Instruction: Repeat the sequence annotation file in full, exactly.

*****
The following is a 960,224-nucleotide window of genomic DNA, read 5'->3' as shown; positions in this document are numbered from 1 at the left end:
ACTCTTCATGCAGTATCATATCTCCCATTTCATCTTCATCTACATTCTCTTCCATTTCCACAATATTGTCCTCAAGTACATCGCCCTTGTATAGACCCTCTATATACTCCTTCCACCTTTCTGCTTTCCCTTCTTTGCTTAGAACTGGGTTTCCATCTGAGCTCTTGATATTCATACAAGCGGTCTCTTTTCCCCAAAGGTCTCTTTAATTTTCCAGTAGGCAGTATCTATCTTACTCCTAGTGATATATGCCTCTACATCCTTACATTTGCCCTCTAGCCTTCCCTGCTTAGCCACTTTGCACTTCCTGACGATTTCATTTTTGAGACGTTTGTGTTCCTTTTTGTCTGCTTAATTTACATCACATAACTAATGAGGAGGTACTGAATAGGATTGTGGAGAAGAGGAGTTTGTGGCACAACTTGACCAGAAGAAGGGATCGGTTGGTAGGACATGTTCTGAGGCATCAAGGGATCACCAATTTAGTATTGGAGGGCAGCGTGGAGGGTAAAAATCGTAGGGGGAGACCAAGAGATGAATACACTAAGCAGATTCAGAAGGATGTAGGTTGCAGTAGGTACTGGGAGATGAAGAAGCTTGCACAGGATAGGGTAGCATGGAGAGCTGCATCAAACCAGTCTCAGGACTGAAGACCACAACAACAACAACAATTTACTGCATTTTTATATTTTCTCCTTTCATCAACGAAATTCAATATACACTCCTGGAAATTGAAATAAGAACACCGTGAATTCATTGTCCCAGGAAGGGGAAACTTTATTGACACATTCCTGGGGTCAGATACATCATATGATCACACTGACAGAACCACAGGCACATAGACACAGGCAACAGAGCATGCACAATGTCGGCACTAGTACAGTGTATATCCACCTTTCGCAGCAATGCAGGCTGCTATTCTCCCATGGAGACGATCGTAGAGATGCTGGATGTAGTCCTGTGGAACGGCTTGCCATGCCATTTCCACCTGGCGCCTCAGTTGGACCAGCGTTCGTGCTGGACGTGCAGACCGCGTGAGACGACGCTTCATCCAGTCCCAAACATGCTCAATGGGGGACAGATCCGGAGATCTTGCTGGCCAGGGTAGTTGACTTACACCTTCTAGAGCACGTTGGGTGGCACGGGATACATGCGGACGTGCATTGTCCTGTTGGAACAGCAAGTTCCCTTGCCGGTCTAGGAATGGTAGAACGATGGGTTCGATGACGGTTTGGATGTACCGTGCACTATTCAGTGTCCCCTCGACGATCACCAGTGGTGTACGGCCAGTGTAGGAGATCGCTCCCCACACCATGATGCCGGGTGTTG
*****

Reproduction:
The following is a 960,224-nucleotide window of genomic DNA, read 5'->3' as shown; positions in this document are numbered from 1 at the left end:
ACTCTTCATGCAGTATCATATCTCCCATTTCATCTTCATCTACATTCTCTTCCATTTCCACAATATTGTCCTCAAGTACATCGCCCTTGTATAGACCCTCTATATACTCCTTCCACCTTTCTGCTTTCCCTTCTTTGCTTAGAACTGGGTTTCCATCTGAGCTCTTGATATTCATACAAGCGGTCTCTTTTCCCCAAAGGTCTCTTTAATTTTCCAGTAGGCAGTATCTATCTTACTCCTAGTGATATATGCCTCTACATCCTTACATTTGCCCTCTAGCCTTCCCTGCTTAGCCACTTTGCACTTCCTGACGATTTCATTTTTGAGACGTTTGTGTTCCTTTTTGTCTGCTTAATTTACATCACATAACTAATGAGGAGGTACTGAATAGGATTGTGGAGAAGAGGAGTTTGTGGCACAACTTGACCAGAAGAAGGGATCGGTTGGTAGGACATGTTCTGAGGCATCAAGGGATCACCAATTTAGTATTGGAGGGCAGCGTGGAGGGTAAAAATCGTAGGGGGAGACCAAGAGATGAATACACTAAGCAGATTCAGAAGGATGTAGGTTGCAGTAGGTACTGGGAGATGAAGAAGCTTGCACAGGATAGGGTAGCATGGAGAGCTGCATCAAACCAGTCTCAGGACTGAAGACCACAACAACAACAACAATTTACTGCATTTTTATATTTTCTCCTTTCATCAACGAAATTCAATATACACTCCTGGAAATTGAAATAAGAACACCGTGAATTCATTGTCCCAGGAAGGGGAAACTTTATTGACACATTCCTGGGGTCAGATACATCATATGATCACACTGACAGAACCACAGGCACATAGACACAGGCAACAGAGCATGCACAATGTCGGCACTAGTACAGTGTATATCCACCTTTCGCAGCAATGCAGGCTGCTATTCTCCCATGGAGACGATCGTAGAGATGCTGGATGTAGTCCTGTGGAACGGCTTGCCATGCCATTTCCACCTGGCGCCTCAGTTGGACCAGCGTTCGTGCTGGACGTGCAGACCGCGTGAGACGACGCTTCATCCAGTCCCAAACATGCTCAATGGGGGACAGATCCGGAGATCTTGCTGGCCAGGGTAGTTGACTTACACCTTCTAGAGCACGTTGGGTGGCACGGGATACATGCGGACGTGCATTGTCCTGTTGGAACAGCAAGTTCCCTTGCCGGTCTAGGAATGGTAGAACGATGGGTTCGATGACGGTTTGGATGTACCGTGCACTATTCAGTGTCCCCTCGACGATCACCAGTGGTGTACGGCCAGTGTAGGAGATCGCTCCCCACACCATGATGCCGGGTGTTG